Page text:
“So, I shared all that with her, and I promised to trust her again. I apologized for not doing that before and for making this such a big deal. It brought us a lot closer. The sex started being amazing again as soon as we renewed our trust. Shortly after, there was a time when she got triggered and wouldn’t trust me no matter what I did, and because we had already both experienced what it was like to be in each other’s shoes, we were able to be compassionate, to really understand each other, renew our trust and work things out. Now when we have a jealous feeling, we just share it and reassure each other that whatever the fear is, isn’t really an issue. We’ve been monogamous since reconnecting but have already started talking about what it might be like to play again. And, there’s no hurry and no fear that we aren’t enough for each other. There’s a deep love and trust, which is pretty awesome. Before, when we were fully open (non-monogamous), we were trying so hard to be accepting and not be jealous that we weren’t really dealing with our feelings. I feel like if and when we choose to play again, we would have a much better foundation of communication and trust. And, if neither of us ever plays again, I don’t feel like we would be missing out on anything. We are so close and connected right now. Trust is an amazing thing.”

As clarified on the More Than Two website, “Jealousy is not the problem; jealousy is the SYMPTOM of the problem.

Address the insecurity or the things underlying the feelings of vulnerability, and you address the jealousy. So the trick to making a poly relationship work is to make everyone involved feel secure, valued, and loved.”

Maybe jealousy comes up for you when you fear that something that happened in the past will repeat itself (like being cheated on or abandoned), or when you’re afraid that something will happen that you don’t think you can emotionally handle (such as seeing your partner kiss somebody else). Jealousy may also come up when we fear something is missing in ourselves, that we aren’t good enough, or interesting enough. Instead of looking inward when these feelings arise, we often project them onto our partner. “Projection is a psychological defense that involves trying to move a painful feeling outside yourself by running your emotional movie on someone else, as if that person were a screen for your fears and fantasies. It may be that this is the only real definition of jealousy: it’s the experience of projecting one’s uncomfortable feelings onto one’s partner.” (The Ethical Slut)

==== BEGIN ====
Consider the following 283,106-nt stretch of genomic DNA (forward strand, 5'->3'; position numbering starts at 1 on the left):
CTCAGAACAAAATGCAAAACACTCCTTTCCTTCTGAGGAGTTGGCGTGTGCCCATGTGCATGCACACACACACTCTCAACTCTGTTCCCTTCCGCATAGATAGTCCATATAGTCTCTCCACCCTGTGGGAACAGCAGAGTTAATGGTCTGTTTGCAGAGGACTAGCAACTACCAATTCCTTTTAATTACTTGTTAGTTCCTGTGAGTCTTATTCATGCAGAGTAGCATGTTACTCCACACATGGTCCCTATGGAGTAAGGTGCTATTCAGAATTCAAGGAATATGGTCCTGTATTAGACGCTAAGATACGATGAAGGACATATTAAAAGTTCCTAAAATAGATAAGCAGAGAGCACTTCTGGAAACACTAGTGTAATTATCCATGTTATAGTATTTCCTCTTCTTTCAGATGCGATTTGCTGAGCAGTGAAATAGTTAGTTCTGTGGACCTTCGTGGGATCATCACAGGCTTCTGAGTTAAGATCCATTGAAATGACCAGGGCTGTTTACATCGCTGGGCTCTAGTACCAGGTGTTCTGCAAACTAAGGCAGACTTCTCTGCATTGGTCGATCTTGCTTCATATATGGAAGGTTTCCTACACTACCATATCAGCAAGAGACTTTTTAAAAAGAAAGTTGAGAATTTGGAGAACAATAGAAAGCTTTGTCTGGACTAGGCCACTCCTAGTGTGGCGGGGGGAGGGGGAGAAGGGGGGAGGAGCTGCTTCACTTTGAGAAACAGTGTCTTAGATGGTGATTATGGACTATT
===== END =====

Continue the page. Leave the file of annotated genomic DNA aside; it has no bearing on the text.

Jealousy is almost always based in fear. And fear is an antithesis of love, which is often why our jealousy comes up less in casual relationships and so much more when we are deeply in love. A great test to give us power over our jealousy is to ask ourselves if our feelings are coming from fear or love. If the answer is fear, there is probably something internal for you to deal with. Note: this works well anytime you get triggered in life. When you can recognize the trigger and learn to work through it, you can learn to harness compersion: the feeling of joy for a partner when they experience pleasure from another romantic or sexual relationship.